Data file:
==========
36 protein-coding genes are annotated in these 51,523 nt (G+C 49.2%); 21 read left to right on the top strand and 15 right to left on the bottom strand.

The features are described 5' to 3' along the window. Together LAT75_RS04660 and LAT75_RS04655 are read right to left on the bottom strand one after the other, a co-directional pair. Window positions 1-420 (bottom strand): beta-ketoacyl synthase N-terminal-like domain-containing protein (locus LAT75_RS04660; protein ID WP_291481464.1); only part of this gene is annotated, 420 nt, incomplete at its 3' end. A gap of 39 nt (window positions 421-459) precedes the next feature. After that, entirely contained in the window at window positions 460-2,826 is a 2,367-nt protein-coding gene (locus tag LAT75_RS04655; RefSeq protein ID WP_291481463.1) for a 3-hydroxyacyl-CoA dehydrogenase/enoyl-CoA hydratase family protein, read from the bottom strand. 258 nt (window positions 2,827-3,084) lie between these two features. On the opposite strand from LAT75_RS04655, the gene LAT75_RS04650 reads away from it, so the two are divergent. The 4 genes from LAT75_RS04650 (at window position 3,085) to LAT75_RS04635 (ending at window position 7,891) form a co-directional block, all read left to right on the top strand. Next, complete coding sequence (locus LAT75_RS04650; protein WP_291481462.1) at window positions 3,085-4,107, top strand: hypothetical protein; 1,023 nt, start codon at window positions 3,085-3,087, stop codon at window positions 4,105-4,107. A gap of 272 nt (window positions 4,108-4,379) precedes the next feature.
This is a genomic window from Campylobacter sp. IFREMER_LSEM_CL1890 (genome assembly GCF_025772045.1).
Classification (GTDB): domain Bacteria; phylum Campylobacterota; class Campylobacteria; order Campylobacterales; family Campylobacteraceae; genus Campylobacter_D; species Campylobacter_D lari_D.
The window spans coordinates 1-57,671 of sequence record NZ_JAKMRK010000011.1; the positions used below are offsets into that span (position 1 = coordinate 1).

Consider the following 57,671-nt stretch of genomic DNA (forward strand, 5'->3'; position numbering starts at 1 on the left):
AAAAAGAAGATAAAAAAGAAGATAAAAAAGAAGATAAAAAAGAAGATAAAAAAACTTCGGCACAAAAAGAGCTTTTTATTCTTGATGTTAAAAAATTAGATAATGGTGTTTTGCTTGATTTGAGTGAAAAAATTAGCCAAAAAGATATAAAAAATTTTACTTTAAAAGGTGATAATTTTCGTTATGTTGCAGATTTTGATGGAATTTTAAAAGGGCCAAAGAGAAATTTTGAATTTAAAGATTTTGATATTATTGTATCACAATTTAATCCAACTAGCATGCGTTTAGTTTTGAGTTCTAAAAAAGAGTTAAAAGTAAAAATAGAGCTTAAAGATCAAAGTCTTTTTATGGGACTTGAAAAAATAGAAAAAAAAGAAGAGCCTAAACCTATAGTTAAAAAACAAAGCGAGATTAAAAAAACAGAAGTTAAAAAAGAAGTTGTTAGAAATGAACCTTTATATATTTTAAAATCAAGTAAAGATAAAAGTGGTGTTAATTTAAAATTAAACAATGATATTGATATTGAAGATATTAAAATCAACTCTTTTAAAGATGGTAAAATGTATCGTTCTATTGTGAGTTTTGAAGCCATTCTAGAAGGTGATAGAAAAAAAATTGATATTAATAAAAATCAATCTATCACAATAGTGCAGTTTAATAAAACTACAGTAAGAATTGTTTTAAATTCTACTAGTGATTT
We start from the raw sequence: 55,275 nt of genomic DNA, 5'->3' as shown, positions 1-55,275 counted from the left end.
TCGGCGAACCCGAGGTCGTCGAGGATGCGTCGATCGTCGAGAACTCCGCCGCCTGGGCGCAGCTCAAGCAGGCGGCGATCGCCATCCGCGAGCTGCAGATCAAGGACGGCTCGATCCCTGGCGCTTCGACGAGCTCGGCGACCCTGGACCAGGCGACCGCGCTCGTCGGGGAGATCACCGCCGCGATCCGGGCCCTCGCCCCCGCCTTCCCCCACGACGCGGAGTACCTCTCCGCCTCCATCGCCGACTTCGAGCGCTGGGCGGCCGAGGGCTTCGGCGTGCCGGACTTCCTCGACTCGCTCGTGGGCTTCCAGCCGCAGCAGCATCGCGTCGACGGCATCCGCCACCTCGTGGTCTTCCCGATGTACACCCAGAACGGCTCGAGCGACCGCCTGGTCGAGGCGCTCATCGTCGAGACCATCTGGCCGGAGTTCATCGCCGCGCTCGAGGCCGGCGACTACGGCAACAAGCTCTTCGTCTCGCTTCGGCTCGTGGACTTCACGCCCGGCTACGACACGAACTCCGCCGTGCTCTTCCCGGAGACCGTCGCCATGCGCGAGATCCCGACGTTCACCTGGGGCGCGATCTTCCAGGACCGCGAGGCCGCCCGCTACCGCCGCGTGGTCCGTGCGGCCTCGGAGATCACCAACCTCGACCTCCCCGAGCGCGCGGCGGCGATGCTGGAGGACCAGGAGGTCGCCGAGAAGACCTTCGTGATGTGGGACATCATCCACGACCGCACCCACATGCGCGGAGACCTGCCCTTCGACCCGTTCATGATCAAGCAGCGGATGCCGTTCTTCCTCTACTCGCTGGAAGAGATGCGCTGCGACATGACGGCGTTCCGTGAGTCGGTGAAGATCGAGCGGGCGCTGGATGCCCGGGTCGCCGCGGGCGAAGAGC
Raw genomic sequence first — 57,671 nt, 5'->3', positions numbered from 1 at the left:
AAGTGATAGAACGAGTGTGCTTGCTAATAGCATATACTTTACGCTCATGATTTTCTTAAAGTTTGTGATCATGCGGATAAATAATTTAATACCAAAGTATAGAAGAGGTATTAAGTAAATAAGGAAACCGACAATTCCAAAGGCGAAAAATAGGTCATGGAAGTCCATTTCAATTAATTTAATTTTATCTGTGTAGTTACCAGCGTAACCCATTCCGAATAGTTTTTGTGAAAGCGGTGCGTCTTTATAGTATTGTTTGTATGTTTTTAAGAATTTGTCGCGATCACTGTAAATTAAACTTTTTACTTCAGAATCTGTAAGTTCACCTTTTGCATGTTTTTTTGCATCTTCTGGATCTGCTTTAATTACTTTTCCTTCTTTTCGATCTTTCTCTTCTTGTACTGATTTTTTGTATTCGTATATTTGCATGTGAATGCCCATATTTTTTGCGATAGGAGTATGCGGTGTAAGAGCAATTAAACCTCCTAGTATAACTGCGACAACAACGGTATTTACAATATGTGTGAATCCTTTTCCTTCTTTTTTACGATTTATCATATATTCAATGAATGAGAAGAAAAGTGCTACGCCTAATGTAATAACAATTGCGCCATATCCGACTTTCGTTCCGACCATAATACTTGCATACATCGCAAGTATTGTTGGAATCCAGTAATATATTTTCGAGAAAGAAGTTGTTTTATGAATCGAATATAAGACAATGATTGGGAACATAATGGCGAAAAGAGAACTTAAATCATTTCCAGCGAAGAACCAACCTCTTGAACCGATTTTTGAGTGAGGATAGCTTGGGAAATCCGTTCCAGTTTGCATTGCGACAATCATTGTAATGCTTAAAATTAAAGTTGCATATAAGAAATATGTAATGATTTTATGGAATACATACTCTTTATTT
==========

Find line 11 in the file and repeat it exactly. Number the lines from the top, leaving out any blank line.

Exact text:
AAGTGATAGAACGAGTGTGCTTGCTAATAGCATATACTTTACGCTCATGATTTTCTTAAAGTTTGTGATCATGCGGATAAATAATTTAATACCAAAGTATAGAAGAGGTATTAAGTAAATAAGGAAACCGACAATTCCAAAGGCGAAAAATAGGTCATGGAAGTCCATTTCAATTAATTTAATTTTATCTGTGTAGTTACCAGCGTAACCCATTCCGAATAGTTTTTGTGAAAGCGGTGCGTCTTTATAGTATTGTTTGTATGTTTTTAAGAATTTGTCGCGATCACTGTAAATTAAACTTTTTACTTCAGAATCTGTAAGTTCACCTTTTGCATGTTTTTTTGCATCTTCTGGATCTGCTTTAATTACTTTTCCTTCTTTTCGATCTTTCTCTTCTTGTACTGATTTTTTGTATTCGTATATTTGCATGTGAATGCCCATATTTTTTGCGATAGGAGTATGCGGTGTAAGAGCAATTAAACCTCCTAGTATAACTGCGACAACAACGGTATTTACAATATGTGTGAATCCTTTTCCTTCTTTTTTACGATTTATCATATATTCAATGAATGAGAAGAAAAGTGCTACGCCTAATGTAATAACAATTGCGCCATATCCGACTTTCGTTCCGACCATAATACTTGCATACATCGCAAGTATTGTTGGAATCCAGTAATATATTTTCGAGAAAGAAGTTGTTTTATGAATCGAATATAAGACAATGATTGGGAACATAATGGCGAAAAGAGAACTTAAATCATTTCCAGCGAAGAACCAACCTCTTGAACCGATTTTTGAGTGAGGATAGCTTGGGAAATCCGTTCCAGTTTGCATTGCGACAATCATTGTAATGCTTAAAATTAAAGTTGCATATAAGAAATATGTAATGATTTTATGGAATACATACTCTTTATTT